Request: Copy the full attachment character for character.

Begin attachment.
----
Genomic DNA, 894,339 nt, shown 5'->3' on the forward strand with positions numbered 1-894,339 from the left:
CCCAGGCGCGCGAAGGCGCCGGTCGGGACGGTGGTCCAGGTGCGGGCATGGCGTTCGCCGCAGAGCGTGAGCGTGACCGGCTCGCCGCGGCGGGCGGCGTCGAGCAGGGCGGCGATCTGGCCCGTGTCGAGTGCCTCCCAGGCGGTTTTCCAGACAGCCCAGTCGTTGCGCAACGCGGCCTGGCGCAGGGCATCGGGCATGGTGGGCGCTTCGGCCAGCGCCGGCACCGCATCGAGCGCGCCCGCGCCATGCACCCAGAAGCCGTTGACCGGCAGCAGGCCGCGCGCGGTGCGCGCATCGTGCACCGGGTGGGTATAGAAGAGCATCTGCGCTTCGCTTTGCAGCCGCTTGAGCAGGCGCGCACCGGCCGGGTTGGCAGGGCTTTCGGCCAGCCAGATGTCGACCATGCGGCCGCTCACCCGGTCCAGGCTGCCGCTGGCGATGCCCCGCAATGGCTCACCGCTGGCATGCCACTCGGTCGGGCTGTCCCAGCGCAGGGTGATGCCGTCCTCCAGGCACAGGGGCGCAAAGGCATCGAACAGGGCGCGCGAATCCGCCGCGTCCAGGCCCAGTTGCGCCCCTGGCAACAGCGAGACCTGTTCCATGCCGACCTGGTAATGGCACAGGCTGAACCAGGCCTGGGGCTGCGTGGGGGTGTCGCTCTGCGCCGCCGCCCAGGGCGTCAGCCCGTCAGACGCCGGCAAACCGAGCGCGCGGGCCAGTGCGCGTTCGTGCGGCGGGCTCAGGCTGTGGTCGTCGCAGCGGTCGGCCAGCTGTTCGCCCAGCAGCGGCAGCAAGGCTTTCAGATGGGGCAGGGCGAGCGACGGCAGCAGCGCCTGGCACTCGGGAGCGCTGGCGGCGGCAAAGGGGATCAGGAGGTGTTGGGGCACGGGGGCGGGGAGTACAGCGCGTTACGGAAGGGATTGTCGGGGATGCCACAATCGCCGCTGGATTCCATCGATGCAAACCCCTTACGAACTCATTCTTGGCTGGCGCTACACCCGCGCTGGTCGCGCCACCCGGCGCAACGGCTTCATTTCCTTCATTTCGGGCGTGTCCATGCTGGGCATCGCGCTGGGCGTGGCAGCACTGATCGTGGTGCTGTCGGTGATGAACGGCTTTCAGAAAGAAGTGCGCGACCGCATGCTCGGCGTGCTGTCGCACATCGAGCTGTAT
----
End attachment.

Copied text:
Genomic DNA, 894,339 nt, shown 5'->3' on the forward strand with positions numbered 1-894,339 from the left:
CCCAGGCGCGCGAAGGCGCCGGTCGGGACGGTGGTCCAGGTGCGGGCATGGCGTTCGCCGCAGAGCGTGAGCGTGACCGGCTCGCCGCGGCGGGCGGCGTCGAGCAGGGCGGCGATCTGGCCCGTGTCGAGTGCCTCCCAGGCGGTTTTCCAGACAGCCCAGTCGTTGCGCAACGCGGCCTGGCGCAGGGCATCGGGCATGGTGGGCGCTTCGGCCAGCGCCGGCACCGCATCGAGCGCGCCCGCGCCATGCACCCAGAAGCCGTTGACCGGCAGCAGGCCGCGCGCGGTGCGCGCATCGTGCACCGGGTGGGTATAGAAGAGCATCTGCGCTTCGCTTTGCAGCCGCTTGAGCAGGCGCGCACCGGCCGGGTTGGCAGGGCTTTCGGCCAGCCAGATGTCGACCATGCGGCCGCTCACCCGGTCCAGGCTGCCGCTGGCGATGCCCCGCAATGGCTCACCGCTGGCATGCCACTCGGTCGGGCTGTCCCAGCGCAGGGTGATGCCGTCCTCCAGGCACAGGGGCGCAAAGGCATCGAACAGGGCGCGCGAATCCGCCGCGTCCAGGCCCAGTTGCGCCCCTGGCAACAGCGAGACCTGTTCCATGCCGACCTGGTAATGGCACAGGCTGAACCAGGCCTGGGGCTGCGTGGGGGTGTCGCTCTGCGCCGCCGCCCAGGGCGTCAGCCCGTCAGACGCCGGCAAACCGAGCGCGCGGGCCAGTGCGCGTTCGTGCGGCGGGCTCAGGCTGTGGTCGTCGCAGCGGTCGGCCAGCTGTTCGCCCAGCAGCGGCAGCAAGGCTTTCAGATGGGGCAGGGCGAGCGACGGCAGCAGCGCCTGGCACTCGGGAGCGCTGGCGGCGGCAAAGGGGATCAGGAGGTGTTGGGGCACGGGGGCGGGGAGTACAGCGCGTTACGGAAGGGATTGTCGGGGATGCCACAATCGCCGCTGGATTCCATCGATGCAAACCCCTTACGAACTCATTCTTGGCTGGCGCTACACCCGCGCTGGTCGCGCCACCCGGCGCAACGGCTTCATTTCCTTCATTTCGGGCGTGTCCATGCTGGGCATCGCGCTGGGCGTGGCAGCACTGATCGTGGTGCTGTCGGTGATGAACGGCTTTCAGAAAGAAGTGCGCGACCGCATGCTCGGCGTGCTGTCGCACATCGAGCTGTAT